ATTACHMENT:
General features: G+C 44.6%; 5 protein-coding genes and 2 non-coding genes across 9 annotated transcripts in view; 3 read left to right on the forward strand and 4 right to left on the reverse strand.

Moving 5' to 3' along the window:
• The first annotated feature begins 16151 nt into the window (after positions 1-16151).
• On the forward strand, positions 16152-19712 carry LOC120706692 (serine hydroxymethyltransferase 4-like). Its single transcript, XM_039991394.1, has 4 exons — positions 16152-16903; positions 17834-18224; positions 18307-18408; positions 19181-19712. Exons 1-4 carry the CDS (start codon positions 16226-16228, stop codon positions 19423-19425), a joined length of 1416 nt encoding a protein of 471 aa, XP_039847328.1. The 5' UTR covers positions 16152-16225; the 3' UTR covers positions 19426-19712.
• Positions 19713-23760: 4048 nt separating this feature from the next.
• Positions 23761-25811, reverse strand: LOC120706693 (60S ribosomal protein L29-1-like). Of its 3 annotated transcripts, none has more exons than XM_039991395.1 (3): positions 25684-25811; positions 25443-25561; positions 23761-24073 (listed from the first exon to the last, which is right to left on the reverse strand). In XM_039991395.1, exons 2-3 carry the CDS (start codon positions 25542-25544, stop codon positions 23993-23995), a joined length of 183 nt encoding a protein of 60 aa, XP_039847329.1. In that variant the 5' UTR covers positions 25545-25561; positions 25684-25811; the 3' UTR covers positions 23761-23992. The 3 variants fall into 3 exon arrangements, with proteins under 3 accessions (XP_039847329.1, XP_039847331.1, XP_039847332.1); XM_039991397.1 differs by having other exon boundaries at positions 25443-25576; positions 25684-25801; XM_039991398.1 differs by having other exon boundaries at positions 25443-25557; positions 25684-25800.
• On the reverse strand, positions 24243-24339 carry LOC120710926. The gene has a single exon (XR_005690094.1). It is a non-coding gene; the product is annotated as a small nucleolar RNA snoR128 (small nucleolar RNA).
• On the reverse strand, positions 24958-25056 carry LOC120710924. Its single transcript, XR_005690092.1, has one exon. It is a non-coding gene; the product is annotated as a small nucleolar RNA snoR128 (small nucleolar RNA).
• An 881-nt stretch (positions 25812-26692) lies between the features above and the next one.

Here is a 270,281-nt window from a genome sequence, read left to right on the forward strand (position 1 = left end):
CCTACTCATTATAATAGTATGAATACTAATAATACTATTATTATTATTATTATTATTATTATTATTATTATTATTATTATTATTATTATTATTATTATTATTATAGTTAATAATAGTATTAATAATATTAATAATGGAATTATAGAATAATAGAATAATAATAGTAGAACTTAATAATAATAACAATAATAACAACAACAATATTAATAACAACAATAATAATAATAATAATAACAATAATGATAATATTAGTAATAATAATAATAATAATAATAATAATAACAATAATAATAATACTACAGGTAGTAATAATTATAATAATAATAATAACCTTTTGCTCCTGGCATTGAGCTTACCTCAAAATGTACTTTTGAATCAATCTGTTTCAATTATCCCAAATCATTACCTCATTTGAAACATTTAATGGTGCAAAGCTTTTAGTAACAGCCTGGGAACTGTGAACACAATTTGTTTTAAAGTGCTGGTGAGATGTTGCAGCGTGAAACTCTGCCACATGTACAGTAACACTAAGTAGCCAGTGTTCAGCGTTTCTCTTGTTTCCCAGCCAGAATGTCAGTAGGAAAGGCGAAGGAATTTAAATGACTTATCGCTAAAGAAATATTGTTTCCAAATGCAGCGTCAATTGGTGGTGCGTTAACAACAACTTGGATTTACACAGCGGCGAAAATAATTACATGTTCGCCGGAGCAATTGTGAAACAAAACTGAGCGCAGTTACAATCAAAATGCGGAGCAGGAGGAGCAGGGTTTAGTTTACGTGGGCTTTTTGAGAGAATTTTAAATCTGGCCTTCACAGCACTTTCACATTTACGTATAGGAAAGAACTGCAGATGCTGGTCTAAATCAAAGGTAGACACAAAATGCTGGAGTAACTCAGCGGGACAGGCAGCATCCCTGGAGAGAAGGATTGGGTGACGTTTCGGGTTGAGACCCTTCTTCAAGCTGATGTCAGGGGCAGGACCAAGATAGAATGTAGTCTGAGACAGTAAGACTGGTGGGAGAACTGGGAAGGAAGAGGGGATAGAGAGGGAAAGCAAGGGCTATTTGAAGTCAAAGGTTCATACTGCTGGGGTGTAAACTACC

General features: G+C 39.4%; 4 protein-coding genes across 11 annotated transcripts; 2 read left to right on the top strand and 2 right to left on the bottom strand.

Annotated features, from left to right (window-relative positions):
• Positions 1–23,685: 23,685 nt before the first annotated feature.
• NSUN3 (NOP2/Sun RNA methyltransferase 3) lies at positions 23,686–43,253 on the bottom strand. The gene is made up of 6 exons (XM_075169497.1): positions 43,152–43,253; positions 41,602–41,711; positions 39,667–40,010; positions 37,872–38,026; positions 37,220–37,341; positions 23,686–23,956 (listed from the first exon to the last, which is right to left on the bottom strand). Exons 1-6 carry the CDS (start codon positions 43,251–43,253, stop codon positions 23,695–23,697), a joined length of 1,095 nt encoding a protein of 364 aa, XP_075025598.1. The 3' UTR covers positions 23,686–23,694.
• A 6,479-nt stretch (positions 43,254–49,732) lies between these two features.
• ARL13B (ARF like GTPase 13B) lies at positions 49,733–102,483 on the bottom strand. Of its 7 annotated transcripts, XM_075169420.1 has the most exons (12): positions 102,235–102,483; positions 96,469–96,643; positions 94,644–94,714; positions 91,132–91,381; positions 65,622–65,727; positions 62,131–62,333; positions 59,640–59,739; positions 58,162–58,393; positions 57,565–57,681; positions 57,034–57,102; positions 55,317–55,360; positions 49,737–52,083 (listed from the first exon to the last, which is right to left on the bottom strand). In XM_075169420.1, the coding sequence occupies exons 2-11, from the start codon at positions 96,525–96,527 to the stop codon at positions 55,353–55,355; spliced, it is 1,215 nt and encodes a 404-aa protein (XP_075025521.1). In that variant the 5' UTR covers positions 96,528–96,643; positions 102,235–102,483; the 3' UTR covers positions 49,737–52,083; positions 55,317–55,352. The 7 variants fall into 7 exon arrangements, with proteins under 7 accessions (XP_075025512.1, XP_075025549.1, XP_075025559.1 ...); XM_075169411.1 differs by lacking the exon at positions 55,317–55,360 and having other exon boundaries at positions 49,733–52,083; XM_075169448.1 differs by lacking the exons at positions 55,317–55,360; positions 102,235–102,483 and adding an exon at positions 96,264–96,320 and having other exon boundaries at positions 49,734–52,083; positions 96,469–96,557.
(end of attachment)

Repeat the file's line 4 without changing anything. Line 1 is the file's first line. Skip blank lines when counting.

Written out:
• On the forward strand, positions 16152-19712 carry LOC120706692 (serine hydroxymethyltransferase 4-like). Its single transcript, XM_039991394.1, has 4 exons — positions 16152-16903; positions 17834-18224; positions 18307-18408; positions 19181-19712. Exons 1-4 carry the CDS (start codon positions 16226-16228, stop codon positions 19423-19425), a joined length of 1416 nt encoding a protein of 471 aa, XP_039847328.1. The 5' UTR covers positions 16152-16225; the 3' UTR covers positions 19426-19712.